- 1.Taming Twelve Monkeys
- 2.Finding Your Inner Monkey
- 3.Taming Monkey Number One – First Update
- 4.Taming Monkey Number One: Second Update
- 5.Taming Monkey Number Two: Done
- 6.Taming Monkey Number Three – Done
- 7.Taming Monkey Number Four – Failure?
- 8.Taming Monkey Number Five: Solved
- 9.Running Update (Taming Monkey Number 6)
- 10.Taming Monkey Number 6 – The “Forcing” Lesson
- 11.Taming Monkey Number 7 – At Leisure
- 12.Taming Monkey Number 8 – First Update
- 13.Taming Monkey Number 8 – The Outcome
- 14.Taming Monkey Number 10: Talk Less, Do More
- 15.Taming Monkey Number 11 – The Results
- 16.Taming Monkeys Aftermath
It’s the first day of 2012 and I think it’s time to review my taming monkeys experiment. It all started a year ago, when I decided to ditch my new year resolutions. Instead, I replaced them with twelve monthly challenges, in which I wanted to tame an inner monkey. Very shortly, an inner monkey is an unfulfilled promise I made to myself, or a thing I really wanted to do but never really had the time to make it happen. If you want to know more about my definition of an inner monkey, go ahead and read this post. If you want to know more about the entire taming monkey process, go ahead and read the iintroductory post.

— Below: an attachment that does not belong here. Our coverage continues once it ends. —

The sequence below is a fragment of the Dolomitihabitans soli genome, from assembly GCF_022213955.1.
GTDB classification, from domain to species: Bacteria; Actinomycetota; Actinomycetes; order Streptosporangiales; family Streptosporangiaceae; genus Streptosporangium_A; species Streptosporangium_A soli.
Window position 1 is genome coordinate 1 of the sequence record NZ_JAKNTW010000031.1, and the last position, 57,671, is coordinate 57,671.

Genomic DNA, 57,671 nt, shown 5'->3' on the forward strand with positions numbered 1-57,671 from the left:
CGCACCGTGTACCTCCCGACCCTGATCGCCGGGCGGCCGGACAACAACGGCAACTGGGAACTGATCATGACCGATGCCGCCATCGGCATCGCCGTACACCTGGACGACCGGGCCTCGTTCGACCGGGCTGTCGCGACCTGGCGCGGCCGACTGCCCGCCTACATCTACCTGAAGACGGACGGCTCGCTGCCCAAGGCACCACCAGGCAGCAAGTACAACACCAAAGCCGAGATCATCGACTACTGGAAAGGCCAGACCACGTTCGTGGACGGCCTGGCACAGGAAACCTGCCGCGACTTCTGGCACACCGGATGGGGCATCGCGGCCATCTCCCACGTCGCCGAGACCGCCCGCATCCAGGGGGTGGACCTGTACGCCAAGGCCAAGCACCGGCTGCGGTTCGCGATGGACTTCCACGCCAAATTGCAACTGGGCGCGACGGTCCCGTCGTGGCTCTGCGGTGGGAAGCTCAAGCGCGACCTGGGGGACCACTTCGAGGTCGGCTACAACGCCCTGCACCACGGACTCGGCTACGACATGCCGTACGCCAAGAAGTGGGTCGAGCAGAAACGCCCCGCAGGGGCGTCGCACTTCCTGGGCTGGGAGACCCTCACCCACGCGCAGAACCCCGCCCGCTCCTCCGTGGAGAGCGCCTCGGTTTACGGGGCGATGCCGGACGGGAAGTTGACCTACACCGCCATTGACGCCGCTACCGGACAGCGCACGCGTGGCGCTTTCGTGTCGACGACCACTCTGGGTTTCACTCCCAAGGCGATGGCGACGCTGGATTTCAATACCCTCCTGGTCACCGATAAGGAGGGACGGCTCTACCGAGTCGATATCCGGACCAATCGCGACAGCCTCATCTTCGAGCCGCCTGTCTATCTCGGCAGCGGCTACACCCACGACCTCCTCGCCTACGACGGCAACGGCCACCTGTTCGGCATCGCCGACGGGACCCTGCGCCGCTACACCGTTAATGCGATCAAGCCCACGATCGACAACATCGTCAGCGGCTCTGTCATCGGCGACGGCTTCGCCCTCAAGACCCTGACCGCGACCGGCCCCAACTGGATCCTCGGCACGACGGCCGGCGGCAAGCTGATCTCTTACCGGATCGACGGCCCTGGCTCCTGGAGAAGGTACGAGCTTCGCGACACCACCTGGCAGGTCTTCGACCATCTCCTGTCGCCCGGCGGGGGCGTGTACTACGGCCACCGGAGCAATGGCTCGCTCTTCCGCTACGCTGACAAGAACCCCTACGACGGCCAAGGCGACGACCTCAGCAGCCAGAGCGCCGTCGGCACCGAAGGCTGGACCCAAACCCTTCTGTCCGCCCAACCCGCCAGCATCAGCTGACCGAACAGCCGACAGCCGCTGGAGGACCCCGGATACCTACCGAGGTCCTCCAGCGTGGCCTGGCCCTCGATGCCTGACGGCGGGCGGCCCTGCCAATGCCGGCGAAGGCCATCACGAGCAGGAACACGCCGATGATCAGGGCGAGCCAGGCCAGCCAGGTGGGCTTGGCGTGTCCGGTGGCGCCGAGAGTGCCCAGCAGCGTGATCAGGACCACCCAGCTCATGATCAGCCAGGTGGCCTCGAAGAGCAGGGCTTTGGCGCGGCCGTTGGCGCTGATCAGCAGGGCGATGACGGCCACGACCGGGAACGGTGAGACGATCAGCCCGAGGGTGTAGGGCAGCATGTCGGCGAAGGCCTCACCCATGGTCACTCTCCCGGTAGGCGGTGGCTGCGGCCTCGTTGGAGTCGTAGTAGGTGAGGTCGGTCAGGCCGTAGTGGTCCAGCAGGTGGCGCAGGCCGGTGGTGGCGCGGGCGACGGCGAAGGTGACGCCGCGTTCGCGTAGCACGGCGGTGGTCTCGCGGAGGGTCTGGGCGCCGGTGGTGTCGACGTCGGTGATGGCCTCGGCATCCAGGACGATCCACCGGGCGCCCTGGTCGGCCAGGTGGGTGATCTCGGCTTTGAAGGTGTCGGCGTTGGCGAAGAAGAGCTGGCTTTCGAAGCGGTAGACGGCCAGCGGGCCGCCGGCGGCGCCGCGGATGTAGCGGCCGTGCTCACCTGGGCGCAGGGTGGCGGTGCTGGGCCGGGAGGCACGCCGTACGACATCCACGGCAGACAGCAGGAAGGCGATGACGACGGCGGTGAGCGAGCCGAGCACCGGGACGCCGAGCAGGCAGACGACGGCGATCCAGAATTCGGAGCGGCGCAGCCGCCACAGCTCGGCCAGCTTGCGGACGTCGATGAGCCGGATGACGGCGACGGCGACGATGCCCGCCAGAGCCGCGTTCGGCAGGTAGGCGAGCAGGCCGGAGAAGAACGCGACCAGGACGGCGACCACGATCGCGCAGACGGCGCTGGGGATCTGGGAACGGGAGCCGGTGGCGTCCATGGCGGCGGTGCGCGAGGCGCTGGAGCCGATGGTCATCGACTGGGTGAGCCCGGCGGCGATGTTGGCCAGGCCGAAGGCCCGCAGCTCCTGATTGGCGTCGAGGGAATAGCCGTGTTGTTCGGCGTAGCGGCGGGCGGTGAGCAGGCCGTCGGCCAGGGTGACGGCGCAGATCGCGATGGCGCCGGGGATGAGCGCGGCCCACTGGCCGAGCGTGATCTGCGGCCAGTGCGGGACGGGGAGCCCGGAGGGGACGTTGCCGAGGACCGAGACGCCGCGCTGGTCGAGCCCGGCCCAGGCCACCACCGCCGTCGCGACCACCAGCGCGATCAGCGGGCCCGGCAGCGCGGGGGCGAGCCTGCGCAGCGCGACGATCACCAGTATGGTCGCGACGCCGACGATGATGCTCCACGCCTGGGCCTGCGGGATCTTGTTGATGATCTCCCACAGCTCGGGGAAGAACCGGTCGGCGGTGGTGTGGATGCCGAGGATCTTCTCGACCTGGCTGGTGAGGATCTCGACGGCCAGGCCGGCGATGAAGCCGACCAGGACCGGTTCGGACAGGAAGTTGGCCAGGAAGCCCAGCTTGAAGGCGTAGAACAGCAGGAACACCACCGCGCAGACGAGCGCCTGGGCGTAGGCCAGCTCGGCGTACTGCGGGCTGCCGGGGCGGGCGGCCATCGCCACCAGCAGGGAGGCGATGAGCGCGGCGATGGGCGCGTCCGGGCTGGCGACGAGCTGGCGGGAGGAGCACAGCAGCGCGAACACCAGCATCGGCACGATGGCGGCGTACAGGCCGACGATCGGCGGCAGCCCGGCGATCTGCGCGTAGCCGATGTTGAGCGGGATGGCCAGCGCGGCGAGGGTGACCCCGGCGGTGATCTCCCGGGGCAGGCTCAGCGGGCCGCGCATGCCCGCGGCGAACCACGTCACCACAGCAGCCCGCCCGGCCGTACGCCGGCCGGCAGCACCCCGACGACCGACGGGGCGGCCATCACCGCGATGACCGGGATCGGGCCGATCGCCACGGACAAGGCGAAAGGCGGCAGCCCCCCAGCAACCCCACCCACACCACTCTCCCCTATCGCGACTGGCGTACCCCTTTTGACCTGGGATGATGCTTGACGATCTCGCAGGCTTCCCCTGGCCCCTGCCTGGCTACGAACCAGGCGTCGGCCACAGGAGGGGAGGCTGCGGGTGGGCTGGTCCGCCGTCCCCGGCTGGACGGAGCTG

The Twelfth Monkey
This was the December monkey. If you followed my blog or social media presence, you may have noticed that I was extremely quiet during the month of December. I hardly wrote 3 blog posts and had very few social media interactions. It was almost like October, when the monkey was “talk less and do more”. But it was also different from October.
In other words, I didn’t pick up a monkey for December. Or, if you like it this way, the December monkey was to have no monkey at all. So, not much to write about it. Other than living a regular life and doing my stuff each and every day, there’s nothing more to tell. Sometimes, writing about stuff can make it obsolete, up to the point you’re not into it anymore. Keeping a log, a personal journal, even a public blog, can definitely help you achieve more and stay on course. I know I was a very strong advocate of this and I still am. But for every up there’s a down. For every peak there’s a valley and for every explosion there must be an implosion.
Writing too much, like I did on this blog for the last three years, may be alienating. It’s like projecting your desired life into writing, instead or living it. Blogging, like every other part of our existence, needs balance. It needs a sense of reality and equilibrium. I know many of you are visiting this blog almost daily, looking for inspiration. Creating inspiring texts is easy for me. I can do it the same way they build cars, ten per day. But at the same time, I need my own life, with its own boundaries and personal challenges. With its secrets and concealed spots. I don’t know if this is a universal fact, but for me, having a personal space proved to be extremely important. So, sharing too much, about too much, for too much time, it’s not a good thing. At least for me. And when it comes to inspiration, I’d rather create it on the spot, if there’s a real, internal need for it. From my part, that is. Not forced from external circumstances.
The Taming Monkey Experiment Results